The female anatomy has always been a favorite subject of art since time immemorial. It is but natural that album art is abounded by these images and most of the banned covers were because of this subject. Remember this was 30 to 40 years ago kaya no-no ang mga ito.
Below are examples of the original and sanitized versions

ImageJimi Hendrix Electric Ladyland

ImageMama Lion Preserve Wildlife

If an adult naked female figure was offensive then, can you imagine the critics raising hell with a 13 year old exposing her breasts.
We are all too familiar with this cover now, but when this first came out, it was absolutely unacceptable – forcing the record company to change the album cover totally.

ImageBlind Faith

At the risk of sounding chauvinistic, I can understand and appreciate showcasing the female body. But seeing a man stark naked is something else. Only someone like the late John Lennon would conceive of this undertaking.
When Lennon asked Paul what he thought about the cover (before its release), Paul said that he found it in bad taste and that it would just fuel controversies. To which John replied, “I don’t mind controversies” and went ahead with the cover.

Image
John Lennon and Yoko Ono Two Virgins

A brown bag over the album with holes to show just the heads of John and Yoko was used as a tradeoff.

Pati banyo pinagbawal. The urinal was one object that insulted the senses of critics then. In the case of the Mamas and Papas album, the fixture was airbrushed off the photograph. In the Stones’ Beggar’s Banquet, the whole design was changed to a simple “invitation-like” design to the banquet.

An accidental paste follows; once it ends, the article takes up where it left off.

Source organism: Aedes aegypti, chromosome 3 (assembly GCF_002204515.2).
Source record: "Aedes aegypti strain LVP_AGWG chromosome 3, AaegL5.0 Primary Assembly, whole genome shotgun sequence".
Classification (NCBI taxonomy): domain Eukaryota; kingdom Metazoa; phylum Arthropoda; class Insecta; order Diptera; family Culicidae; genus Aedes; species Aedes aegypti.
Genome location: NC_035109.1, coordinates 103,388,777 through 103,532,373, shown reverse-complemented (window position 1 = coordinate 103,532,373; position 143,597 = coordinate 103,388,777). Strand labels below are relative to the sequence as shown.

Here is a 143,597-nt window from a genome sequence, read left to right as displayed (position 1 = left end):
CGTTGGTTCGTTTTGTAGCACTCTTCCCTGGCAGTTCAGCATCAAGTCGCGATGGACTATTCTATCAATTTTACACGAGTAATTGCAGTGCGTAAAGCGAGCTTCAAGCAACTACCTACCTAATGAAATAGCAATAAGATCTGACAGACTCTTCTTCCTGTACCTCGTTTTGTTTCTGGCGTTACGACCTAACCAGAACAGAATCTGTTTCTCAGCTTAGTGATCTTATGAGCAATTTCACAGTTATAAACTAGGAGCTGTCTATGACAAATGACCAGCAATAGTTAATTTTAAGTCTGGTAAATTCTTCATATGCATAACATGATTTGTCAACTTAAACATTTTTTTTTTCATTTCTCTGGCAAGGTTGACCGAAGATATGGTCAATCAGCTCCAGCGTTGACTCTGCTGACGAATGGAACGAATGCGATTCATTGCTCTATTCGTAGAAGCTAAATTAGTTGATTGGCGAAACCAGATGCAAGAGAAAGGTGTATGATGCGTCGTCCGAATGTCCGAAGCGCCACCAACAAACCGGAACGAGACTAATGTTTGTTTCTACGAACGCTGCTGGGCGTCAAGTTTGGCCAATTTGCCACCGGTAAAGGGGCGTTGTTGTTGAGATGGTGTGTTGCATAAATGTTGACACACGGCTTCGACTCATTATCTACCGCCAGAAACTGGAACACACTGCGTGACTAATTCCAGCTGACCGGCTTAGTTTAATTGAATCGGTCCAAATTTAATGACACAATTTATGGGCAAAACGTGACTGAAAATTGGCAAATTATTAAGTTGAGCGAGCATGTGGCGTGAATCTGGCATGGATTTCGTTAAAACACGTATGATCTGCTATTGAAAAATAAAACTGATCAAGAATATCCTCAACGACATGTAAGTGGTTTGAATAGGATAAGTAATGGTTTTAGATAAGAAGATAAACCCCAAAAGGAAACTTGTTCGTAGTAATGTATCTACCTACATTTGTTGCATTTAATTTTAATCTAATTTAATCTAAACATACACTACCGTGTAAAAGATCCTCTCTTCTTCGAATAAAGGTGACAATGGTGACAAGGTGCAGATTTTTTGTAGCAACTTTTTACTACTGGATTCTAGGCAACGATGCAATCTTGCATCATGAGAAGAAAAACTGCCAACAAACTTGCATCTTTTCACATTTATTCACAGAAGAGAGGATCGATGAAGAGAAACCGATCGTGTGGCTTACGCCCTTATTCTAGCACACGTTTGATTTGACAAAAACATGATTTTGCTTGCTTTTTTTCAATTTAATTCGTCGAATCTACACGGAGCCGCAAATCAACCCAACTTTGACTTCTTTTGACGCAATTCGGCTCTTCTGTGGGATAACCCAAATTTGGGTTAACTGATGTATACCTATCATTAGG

Image
The Mamas and Papas If You Can believe Your Eyes And Ears

Image

The Rolling Stones Beggar’s Banquet

The Stones’ couldn’t care less for the change in cover concept. But it did spark another issue though. The release of Beggars coincided with the Beatles White Album; same concept, similar type font

Ito hindi naman banyo but some critics contend that it seems the Boss was in the act of urinating on the US flag. Some stores refused to sell this album because of this.

Image
Bruce Springsteen Born in the USA

There were also some tragic incidents that identified with the design of some albums.
Before the release of Lynyrd Skynyrd’s Street Survivors, some of the band members perished in a plane crash that was engulfed by fire. The flames in the original cover design was brushed off in deference to this tragedy.

Image
Lynyrd Skynyrd Street Survivors

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As you can see, album cover art is not just mere paintings/photographs to look at.
In essence, they are evolutions into our norms and sensibilities. They can act as mirrors of respective generations and historical perspectives of our morals.
It is a heritage handed down from the past for us to remember, appreciate and keep

To view full thread and replies: http://www.wiredstate.com/forum/viewtopic.php?f=14&t=12396